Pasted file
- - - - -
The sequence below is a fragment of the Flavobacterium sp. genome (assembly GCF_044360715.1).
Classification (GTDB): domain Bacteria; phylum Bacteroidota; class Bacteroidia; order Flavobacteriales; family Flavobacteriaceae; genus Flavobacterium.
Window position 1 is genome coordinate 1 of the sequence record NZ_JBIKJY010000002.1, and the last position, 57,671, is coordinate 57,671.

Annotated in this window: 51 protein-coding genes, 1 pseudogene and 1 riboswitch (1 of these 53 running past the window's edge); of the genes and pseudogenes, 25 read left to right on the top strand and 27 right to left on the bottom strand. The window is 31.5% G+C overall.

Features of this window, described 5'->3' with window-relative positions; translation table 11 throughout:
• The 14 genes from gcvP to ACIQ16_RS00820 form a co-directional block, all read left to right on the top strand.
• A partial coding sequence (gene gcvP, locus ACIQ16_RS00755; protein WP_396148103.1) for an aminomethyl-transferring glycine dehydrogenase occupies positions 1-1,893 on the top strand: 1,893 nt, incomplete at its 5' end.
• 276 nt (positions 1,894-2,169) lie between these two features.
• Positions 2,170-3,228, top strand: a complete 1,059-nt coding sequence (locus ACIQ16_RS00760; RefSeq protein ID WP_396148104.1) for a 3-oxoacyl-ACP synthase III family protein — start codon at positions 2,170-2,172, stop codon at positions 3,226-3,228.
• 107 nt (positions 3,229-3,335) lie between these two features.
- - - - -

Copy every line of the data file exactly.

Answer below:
The sequence below is a fragment of the Flavobacterium sp. genome (assembly GCF_044360715.1).
Classification (GTDB): domain Bacteria; phylum Bacteroidota; class Bacteroidia; order Flavobacteriales; family Flavobacteriaceae; genus Flavobacterium.
Window position 1 is genome coordinate 1 of the sequence record NZ_JBIKJY010000002.1, and the last position, 57,671, is coordinate 57,671.

Annotated in this window: 51 protein-coding genes, 1 pseudogene and 1 riboswitch (1 of these 53 running past the window's edge); of the genes and pseudogenes, 25 read left to right on the top strand and 27 right to left on the bottom strand. The window is 31.5% G+C overall.

Features of this window, described 5'->3' with window-relative positions; translation table 11 throughout:
• The 14 genes from gcvP to ACIQ16_RS00820 form a co-directional block, all read left to right on the top strand.
• A partial coding sequence (gene gcvP, locus ACIQ16_RS00755; protein WP_396148103.1) for an aminomethyl-transferring glycine dehydrogenase occupies positions 1-1,893 on the top strand: 1,893 nt, incomplete at its 5' end.
• 276 nt (positions 1,894-2,169) lie between these two features.
• Positions 2,170-3,228, top strand: a complete 1,059-nt coding sequence (locus ACIQ16_RS00760; RefSeq protein ID WP_396148104.1) for a 3-oxoacyl-ACP synthase III family protein — start codon at positions 2,170-2,172, stop codon at positions 3,226-3,228.
• 107 nt (positions 3,229-3,335) lie between these two features.